Monday, August 13, 2012

A Day of Kindness

2 posts in a 2 days? Uncharacterisic, I know, but I have some time to kill and it's a neat story so why not.

I am currently in the south of Turkey, away from the touristy areas full of English speaking locals. I stayed at a hotel in Mersin last night, conveniently across from the bus station but very, very local.  Around 7:00 I went down to ask the receptionist (one of the few females I had seen since arriving) where I could have dinner nearby.  She asked me in broken English what I wanted to eat and I told her I loved Turkish food and would be happy with anything she recommended.  She said,  "Chicken kebap?" I said, "Sure", assuming she was sending me to the closest place with chicken kebap. She said "Please, please, sit", and proceeded to have my dinner brought in and served to me in the seating area of the hotel. Well that was nice. (And it was delicious.)

This morning as I checked out, I explained that I was going to Tasucu, the very small port area of Silifke, and that I was told by people in my last city that there were buses to Silifke all day and then I would take a dolmus (local bus) to Tasucu. Can I buy a ticket from any company? She looked across the street at the bus station, looked at me, and it was obvious she felt unable to explain something. Instead said "Come, come", and she and her 11ish year old son then went outside and basically stopped a minibus in the middle of the road. A man jumped out of the back and took my bag as she bade me farewell. Okay then...

After about 2 very hot hours, a lot of beeping and questions in Turkish that I couldn't respond to, the driver pulled a u-turn in a relatively busy part of town to get me to the right side of the street and pointed to a bus stop and said "Tasucu" while gesturing that I needed to wait. The butler-from-Mr. Deeds-ish man then jumped out of the back again and handed me my bag, also pointing and gesturing "wait here". I'm standing with a woman and two elderly men, waiting for the dolmus. What does a dolmus look like? Got me. Are there signs on them? Who knows. What I did notice was that there was a line of taxi-drivers nearby and not one had run up to me like bees to honey offering to take me wherever I need to go.  Nice change of pace...  Within minutes a minivan pulls up with the door open (or so I thought at the time, but in actuality, there was no door) and a small sign that says "Tasucu".  One of the taxi drivers who must have witnessed the earlier exchange of charades ran over to me nodding, pointing, and saying "Tasucu".  Well thank you, kind sir.

I knew that it was about 7 kilometers, and by this point I had figured out that I wasn't getting dropped off at a bus station, so my plan was to get myself to the center of "town" and find a taxi or, if I was lucky and my shore-side hotel was in walking distance, get pointed in the right direction.  However, this minivan was very, um, local. People would just shout to the driver and he would stop. It didn't look like he would be pulling up to town and telling us we've arrived at our destination. I estimated what was about 7 kilometers and sure enough, shops and cafes began to appear and the ocean was in near distance. I hopped off the next time the bus stopped and to my surprise there was a sign nearby with the name of the street I was looking for...(yay!)...aaaand an arrow pointing away from the water...(boo!)  Now I don't have the greatest sense of direction but even I knew that couldn't be right.  I decided to show the address to someone passing by and he pointed me towards the water (whew) and kind of, you know, to the right.  I ventured that way for a bit but it wasn't exactly a neat little grid and there were zero signs on the smaller streets so I stopped again and asked an older gentleman with his wife and what appeared to be grandkids.  He motioned for me to wait, disappeared into his shop, and reappeared with keys to his scooter. His little grandson hoisted my bag on the front and his wife helped me on.  Normally, I wouldn't have been too keen on this situation but seeing as his nearly 70 yr old wife and grandkids were in on it, I figured - why not? (Besides, how fast can a little old man drive a scooter on these tiny little streets? I could definitely jump off into a tuck and roll.) Three minutes later, we were in front of my hotel and he was refusing the few lira that I offered in thanks.  Wow. Once again - thank you, kind sir.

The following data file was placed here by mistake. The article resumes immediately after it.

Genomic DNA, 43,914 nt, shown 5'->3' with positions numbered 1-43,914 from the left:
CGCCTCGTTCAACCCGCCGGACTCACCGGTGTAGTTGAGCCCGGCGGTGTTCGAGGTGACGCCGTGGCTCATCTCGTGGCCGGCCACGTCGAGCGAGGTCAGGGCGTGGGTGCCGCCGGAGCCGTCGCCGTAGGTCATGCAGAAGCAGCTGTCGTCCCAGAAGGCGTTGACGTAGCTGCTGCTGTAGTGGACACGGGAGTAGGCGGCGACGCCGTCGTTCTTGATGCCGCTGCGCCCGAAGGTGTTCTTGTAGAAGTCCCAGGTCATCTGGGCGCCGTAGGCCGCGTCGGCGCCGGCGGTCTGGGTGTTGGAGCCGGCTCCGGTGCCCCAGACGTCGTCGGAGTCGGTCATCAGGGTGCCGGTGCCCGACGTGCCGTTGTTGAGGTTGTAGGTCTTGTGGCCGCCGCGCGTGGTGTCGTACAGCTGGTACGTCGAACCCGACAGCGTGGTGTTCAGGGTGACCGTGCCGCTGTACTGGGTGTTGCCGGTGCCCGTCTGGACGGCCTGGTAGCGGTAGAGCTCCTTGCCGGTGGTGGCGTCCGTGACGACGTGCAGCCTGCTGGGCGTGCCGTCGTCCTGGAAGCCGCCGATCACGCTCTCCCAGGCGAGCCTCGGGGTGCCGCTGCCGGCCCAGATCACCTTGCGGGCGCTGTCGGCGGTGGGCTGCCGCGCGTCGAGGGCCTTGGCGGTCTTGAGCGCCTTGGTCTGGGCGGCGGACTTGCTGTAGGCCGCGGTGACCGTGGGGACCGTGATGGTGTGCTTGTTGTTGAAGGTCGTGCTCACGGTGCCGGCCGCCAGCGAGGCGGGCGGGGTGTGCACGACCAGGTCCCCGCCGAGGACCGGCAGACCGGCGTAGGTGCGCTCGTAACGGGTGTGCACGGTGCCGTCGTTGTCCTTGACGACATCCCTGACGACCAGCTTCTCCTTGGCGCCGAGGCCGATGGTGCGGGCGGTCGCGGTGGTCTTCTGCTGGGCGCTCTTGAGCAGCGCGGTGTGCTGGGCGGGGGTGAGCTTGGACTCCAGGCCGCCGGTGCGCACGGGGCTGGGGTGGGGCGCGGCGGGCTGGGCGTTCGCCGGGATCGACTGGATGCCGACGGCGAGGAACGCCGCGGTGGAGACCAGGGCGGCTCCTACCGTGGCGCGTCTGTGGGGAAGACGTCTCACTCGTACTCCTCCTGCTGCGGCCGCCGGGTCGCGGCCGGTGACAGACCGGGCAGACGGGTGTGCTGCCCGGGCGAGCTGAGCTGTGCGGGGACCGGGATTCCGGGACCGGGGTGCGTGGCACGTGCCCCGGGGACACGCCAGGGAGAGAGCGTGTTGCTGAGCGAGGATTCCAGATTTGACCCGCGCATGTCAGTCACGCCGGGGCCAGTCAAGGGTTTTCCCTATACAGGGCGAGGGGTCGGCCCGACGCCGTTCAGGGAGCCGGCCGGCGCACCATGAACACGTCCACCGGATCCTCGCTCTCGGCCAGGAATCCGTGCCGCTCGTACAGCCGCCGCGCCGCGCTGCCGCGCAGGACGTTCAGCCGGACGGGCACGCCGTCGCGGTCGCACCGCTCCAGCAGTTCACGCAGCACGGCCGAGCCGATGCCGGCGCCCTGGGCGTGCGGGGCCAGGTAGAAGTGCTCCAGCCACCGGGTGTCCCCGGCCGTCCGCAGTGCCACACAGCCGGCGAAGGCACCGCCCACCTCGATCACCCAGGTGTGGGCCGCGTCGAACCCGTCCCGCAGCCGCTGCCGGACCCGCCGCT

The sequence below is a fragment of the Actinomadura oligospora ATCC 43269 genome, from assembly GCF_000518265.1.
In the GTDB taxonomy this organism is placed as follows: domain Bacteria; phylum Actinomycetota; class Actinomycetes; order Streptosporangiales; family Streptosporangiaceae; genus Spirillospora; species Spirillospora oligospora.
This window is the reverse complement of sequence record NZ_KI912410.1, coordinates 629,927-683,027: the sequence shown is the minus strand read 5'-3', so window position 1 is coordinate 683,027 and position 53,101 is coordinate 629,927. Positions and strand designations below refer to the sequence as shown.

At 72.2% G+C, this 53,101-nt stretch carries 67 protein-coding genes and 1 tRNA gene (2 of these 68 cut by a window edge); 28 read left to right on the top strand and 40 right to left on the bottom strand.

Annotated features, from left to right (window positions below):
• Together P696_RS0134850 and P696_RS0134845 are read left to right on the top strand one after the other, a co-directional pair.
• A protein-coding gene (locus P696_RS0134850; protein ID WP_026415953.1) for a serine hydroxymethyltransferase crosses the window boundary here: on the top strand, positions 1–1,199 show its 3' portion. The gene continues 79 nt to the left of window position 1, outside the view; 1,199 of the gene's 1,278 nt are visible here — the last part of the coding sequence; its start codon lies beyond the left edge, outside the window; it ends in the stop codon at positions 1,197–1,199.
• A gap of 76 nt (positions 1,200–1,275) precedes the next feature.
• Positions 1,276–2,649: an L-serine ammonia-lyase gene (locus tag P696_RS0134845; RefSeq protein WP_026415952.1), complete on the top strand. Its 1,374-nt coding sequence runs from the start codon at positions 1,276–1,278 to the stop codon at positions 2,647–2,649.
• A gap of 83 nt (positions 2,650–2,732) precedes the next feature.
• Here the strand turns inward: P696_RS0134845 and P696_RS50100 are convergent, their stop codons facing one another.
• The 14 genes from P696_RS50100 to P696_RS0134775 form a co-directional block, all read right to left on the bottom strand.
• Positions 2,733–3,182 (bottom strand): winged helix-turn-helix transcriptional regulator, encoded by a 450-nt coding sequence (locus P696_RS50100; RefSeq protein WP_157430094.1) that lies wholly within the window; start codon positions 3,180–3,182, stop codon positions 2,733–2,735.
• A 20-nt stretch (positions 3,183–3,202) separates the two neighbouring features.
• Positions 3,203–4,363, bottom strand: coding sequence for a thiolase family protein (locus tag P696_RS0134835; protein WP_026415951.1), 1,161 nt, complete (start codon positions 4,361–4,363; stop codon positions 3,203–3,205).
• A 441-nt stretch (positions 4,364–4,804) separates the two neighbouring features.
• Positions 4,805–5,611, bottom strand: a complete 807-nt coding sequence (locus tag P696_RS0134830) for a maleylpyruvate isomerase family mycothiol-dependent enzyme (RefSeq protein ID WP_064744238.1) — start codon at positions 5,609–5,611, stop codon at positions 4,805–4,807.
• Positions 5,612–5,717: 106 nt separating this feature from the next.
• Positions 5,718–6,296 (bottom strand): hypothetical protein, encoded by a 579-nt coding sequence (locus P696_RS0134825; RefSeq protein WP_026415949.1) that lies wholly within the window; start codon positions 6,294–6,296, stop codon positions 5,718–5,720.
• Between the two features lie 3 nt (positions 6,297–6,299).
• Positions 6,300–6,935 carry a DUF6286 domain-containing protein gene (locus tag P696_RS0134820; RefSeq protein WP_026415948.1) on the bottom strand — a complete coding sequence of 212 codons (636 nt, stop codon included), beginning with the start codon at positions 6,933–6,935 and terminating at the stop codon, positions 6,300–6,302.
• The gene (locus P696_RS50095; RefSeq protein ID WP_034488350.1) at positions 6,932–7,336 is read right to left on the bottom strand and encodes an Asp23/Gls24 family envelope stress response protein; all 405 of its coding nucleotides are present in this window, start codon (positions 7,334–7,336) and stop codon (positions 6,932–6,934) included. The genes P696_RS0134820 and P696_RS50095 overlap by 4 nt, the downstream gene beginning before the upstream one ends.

Tasucu is a beautiful little port city, very tranquil, and seemingly a vacation spot for locals. At this point I was starving so I found my way to a cafe for something to eat.  I'm going to reiterate here - 'vacation spot for locals'.  No English. No menus with pictures. Not even the Turkish looked familiar (regional maybe?) so I didn't recognize a thing.  The waiter recruited someone from a nearby stand who didn't speak much more English than him but was better at charades. He somehow understood that I was fine with whatever they brought me. When they walked away, the son and daughter of a family sitting at a table nearby came over and said (in English!) - "If you need help, we are right here, we are Turkish". Wow, so sweet.  Lunch came, it was chicken and veggies in a pita. Perfect. When I went to leave later, I thanked the young girl for her kindness and the family invited me to have tea with them.  Now, Turkey and Egypt may have some differences but I'm pretty sure it would be just as ungracious to turn down the offer of tea here as it would be in Egypt.  So I sat. With the mother, father, daughter, uncle and 2 cousins.  Yep, one big happy family...and me.  It turns out some of them are living in London and the 2 kids speak perfect English so they translated as we chatted and drank tea and enjoyed the sea breeze.

And that was all before 3:00pm.

~ N